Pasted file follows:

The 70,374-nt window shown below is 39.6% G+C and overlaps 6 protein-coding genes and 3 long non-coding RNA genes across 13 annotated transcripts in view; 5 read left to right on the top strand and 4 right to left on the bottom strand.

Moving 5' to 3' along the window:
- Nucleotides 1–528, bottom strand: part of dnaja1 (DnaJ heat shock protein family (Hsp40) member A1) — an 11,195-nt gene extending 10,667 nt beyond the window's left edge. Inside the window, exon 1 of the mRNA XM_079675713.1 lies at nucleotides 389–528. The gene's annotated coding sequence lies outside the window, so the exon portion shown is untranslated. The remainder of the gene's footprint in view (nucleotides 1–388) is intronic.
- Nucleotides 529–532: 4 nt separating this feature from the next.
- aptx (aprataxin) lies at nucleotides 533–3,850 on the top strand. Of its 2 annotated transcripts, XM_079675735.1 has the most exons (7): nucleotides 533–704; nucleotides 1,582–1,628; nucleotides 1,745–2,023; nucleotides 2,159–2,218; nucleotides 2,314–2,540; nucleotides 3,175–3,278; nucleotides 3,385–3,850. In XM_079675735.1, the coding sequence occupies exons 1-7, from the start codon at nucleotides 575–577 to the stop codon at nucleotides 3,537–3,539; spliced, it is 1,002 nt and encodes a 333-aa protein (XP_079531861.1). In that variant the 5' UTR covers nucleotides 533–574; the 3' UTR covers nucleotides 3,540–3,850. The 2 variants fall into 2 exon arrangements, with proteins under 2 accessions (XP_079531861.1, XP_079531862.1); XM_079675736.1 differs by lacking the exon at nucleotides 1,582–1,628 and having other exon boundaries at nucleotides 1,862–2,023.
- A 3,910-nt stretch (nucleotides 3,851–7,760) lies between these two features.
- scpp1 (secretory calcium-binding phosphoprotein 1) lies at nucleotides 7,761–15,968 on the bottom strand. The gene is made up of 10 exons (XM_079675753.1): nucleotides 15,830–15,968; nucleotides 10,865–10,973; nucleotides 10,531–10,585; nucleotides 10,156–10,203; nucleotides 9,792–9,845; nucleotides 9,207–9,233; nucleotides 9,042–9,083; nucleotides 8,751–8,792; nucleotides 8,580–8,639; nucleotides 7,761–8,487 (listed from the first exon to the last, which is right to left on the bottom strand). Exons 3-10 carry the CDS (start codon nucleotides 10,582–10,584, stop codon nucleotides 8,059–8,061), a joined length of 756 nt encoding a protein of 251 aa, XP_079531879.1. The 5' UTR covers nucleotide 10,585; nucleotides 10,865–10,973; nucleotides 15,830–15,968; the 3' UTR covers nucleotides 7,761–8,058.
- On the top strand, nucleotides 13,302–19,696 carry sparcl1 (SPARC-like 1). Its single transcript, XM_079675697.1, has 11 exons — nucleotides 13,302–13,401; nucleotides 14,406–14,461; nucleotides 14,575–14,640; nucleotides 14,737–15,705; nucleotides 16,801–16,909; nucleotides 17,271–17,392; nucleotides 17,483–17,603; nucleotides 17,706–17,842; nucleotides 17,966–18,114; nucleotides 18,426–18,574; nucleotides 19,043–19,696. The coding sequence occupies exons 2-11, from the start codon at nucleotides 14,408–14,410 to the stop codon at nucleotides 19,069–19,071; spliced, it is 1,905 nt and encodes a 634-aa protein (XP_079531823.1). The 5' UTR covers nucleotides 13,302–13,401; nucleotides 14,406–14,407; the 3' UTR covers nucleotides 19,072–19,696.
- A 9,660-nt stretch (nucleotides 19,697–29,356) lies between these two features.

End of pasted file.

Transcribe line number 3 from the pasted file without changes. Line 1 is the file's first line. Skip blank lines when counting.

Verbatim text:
- Nucleotides 1–528, bottom strand: part of dnaja1 (DnaJ heat shock protein family (Hsp40) member A1) — an 11,195-nt gene extending 10,667 nt beyond the window's left edge. Inside the window, exon 1 of the mRNA XM_079675713.1 lies at nucleotides 389–528. The gene's annotated coding sequence lies outside the window, so the exon portion shown is untranslated. The remainder of the gene's footprint in view (nucleotides 1–388) is intronic.